It’s hard for me to wrap my head around the concept of a luxurious Kia. But here I am in a Kia K900 Luxury, thinking that this unimaginatively named vehicle actually has the potential to take on the luxury car establishment. In stereotypical Korean-car fashion, this K900 blatantly borrows from the best: it has the automatic, soft-close doors of a Bentley; the door-mounted seat controls straight from Mercedes-Benz; a funky, geometrically complex gearshift lever lifted from BMW; and the well-thought-out sales model of the Volkswagen Phaeton.
Well… three out of four ain’t bad. The thing is, no one is looking to Kia for a luxury car experience, and despite a LeBron James endorsement, Kia just can’t move the K900.
Its styling certainly isn’t helping things – the K900 looks just like a larger version of every other Kia. The trouble with that is, when people seek out a luxury item, they’re searching for something special, something unique. And they don’t want others to think that they had to walk past a wacky inflatable tube man to acquire it.
If you can shake your preconceptions about Kia, however, you’d find that the K900 does a lot of things right. So it looks like a larger version of every other Kia, having a bigger version isn’t a bad thing at all. And by “bigger” I mean “massive,” and when sprayed in the Snow White Pearl of my tester, this K9000 has an undeniably powerful presence.
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There’s a lot to like about the K900 Luxury. Soft, supple Nappa leather covers the seating surfaces, dash and major touch points, and the cabin is detailed with piano black accents and genuine wood trim. You get an oversized nav/infotainment screen, a customizable full TFT display in the gauge binnacle, and an easy-to-read heads-up display for the driver.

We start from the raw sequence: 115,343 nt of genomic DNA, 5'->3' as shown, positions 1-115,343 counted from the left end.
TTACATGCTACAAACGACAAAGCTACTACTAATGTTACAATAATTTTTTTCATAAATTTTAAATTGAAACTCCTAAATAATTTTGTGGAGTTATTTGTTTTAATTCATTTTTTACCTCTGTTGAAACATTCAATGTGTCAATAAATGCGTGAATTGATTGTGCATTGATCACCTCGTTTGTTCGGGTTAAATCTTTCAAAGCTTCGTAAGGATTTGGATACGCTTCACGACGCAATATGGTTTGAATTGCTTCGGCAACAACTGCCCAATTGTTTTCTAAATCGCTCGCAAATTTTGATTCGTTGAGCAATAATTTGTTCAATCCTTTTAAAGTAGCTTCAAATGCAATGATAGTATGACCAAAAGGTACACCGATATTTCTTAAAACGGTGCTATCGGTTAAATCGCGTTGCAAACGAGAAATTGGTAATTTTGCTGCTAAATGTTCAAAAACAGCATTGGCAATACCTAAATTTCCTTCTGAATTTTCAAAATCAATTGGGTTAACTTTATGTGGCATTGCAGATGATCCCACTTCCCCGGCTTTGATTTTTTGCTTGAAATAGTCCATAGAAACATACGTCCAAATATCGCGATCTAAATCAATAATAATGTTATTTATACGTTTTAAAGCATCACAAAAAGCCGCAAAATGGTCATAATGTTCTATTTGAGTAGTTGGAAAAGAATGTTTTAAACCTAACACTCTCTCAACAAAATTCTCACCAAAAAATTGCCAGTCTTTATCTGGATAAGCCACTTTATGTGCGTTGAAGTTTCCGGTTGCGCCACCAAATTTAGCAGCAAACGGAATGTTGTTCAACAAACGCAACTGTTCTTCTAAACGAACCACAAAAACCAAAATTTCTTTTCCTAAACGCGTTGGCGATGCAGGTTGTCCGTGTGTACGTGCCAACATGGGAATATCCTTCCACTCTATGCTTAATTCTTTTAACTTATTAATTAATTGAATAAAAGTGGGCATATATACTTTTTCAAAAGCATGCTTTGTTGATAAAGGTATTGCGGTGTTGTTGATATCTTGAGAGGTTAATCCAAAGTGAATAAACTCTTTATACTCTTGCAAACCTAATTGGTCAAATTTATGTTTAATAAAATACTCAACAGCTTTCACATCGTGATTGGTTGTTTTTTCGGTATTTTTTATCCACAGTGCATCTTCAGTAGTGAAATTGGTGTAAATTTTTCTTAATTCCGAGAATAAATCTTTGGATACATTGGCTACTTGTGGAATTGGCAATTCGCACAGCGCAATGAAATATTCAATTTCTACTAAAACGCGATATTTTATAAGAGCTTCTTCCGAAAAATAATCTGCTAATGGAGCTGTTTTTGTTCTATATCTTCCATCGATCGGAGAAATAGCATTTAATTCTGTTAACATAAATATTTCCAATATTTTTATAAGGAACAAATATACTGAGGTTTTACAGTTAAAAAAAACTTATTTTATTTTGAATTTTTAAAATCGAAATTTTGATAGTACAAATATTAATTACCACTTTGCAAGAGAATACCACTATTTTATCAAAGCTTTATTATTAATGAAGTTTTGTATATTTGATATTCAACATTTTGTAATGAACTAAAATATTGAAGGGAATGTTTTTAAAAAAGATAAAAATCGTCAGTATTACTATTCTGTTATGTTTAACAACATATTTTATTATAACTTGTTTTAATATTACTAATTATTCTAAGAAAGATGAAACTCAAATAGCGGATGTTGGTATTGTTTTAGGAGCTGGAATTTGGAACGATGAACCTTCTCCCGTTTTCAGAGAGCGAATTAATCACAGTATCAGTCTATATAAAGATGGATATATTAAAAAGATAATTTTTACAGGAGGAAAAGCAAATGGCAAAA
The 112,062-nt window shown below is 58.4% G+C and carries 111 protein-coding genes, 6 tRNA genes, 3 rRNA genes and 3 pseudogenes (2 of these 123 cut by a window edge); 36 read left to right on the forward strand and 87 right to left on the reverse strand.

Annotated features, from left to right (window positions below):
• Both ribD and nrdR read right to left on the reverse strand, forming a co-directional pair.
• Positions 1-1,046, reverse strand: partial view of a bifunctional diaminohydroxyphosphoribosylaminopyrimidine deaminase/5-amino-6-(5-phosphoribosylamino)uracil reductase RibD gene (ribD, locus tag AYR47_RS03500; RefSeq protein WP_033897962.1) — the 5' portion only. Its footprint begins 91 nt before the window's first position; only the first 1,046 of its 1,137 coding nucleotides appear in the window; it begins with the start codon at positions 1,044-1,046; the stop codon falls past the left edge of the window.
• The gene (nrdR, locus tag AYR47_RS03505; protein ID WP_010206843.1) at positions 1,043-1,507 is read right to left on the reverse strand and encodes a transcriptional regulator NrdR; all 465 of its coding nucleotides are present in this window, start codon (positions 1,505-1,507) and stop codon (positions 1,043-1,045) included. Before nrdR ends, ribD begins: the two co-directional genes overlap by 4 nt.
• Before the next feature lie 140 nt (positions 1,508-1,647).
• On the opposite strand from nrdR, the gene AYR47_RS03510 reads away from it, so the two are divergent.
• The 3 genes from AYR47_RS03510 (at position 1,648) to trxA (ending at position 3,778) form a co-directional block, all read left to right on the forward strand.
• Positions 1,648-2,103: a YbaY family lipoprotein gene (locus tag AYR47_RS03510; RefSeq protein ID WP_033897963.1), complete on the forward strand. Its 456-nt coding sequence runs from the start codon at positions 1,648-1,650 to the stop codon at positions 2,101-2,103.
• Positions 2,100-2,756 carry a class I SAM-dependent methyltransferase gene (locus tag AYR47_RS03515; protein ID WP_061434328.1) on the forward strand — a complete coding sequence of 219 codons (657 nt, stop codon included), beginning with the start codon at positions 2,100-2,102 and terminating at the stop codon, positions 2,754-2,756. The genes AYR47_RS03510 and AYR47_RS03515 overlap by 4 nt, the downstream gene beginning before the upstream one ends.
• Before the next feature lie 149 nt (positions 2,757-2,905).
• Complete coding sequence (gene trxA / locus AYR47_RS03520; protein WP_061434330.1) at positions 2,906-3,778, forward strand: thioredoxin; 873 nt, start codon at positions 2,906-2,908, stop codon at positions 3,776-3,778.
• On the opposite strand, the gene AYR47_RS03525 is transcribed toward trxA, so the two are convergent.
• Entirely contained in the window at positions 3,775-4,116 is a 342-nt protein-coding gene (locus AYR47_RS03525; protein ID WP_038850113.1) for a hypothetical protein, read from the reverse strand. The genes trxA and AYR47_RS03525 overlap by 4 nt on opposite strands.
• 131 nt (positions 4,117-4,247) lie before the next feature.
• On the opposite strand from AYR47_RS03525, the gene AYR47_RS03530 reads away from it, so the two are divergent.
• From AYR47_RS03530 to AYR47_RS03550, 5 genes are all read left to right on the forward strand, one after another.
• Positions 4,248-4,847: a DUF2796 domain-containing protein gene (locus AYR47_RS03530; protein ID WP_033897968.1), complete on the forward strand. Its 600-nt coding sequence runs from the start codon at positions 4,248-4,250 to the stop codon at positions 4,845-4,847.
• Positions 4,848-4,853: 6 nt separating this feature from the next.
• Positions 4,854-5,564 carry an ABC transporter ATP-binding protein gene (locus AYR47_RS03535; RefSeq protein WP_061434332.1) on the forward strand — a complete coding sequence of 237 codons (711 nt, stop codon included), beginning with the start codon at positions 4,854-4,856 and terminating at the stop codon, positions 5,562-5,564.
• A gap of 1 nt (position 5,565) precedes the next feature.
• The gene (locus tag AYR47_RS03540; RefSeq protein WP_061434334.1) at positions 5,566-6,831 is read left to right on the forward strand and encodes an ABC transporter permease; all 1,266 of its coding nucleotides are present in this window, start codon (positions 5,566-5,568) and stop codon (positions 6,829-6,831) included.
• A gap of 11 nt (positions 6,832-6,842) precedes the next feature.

The tech and toys one expects from a luxury barge are present and accounted for—including heated and ventilated front seats, a heated steering wheel, a 17-speaker, 900-watt Lexicon sound system, and a suite of sensors to help prevent this house-sized Kia from getting into an accident. Passengers in the back get an even nicer space, with plenty of room to stretch out, heated and ventilated full-power seats with a recline feature, unique climate controls, and a non-stop opportunity to call the driver “Jeeves.”
As for the driving experience itself, it’s quiet—too quiet. Those soft-close doors (and trunk) make almost no noise when they shut, there’s no discernible exhaust note from the K900’s 5.0-liter V8, and wind noise is a non-issue. Couple all this with a glass-smooth ride, and you get a car that can get you into trouble.
In other words, it’s incredibly easy to speed in the K900. Driving between Los Angeles and San Diego—in very light traffic—I found myself regularly approaching triple-digit speeds. And it’s a little too easy to do—this car’s got 420 horsepower on tap, but there’s no real sensation that you’re moving fast. I spend the bulk of my drive weaving in and out of traffic—thinking everyone is deliberately going under the speed limit—and it’s only when I pause to look at the speedometer that I see just how fast I’m going. I luckily managed to avoid a collection of speeding tickets this go ‘round, but my observed nine mpg is hurting my pocket book just as bad.
Nothing about the K900 screams that it’s racetrack ready, but it weaves through traffic and handles abrupt maneuvers with confidence and poise. It’s like this car was designed to run free on the Autobahn—unfortunately, it’s stuck driving a handful of folks over terribly maintained US highways. Even then, it’s happy to deliver a peaceful, serene ride.
Though the K900 may have the desire to be an Autobahn stormer, it’s not quite ready to compete with the big boys from Germany. It’s a little too soft and lacks that dynamic “driver’s car” feel found in the best Europe has to offer. What it is, however, is a solid alternative to the Lexus LS. My fully equipped K900 Luxury tester—loaded with pretty much every option on offer—carries an MSRP of just $66,400. The Lexus, by comparison, starts at $72,500.
Of course, the biggest hurdles facing the K900 are brand perception and the Kia dealers themselves. It doesn’t matter that the K900 offers a Lexus-like experience for just a fraction of the price—the intended market just doesn’t want to walk past a wacky inflatable tube man to buy one.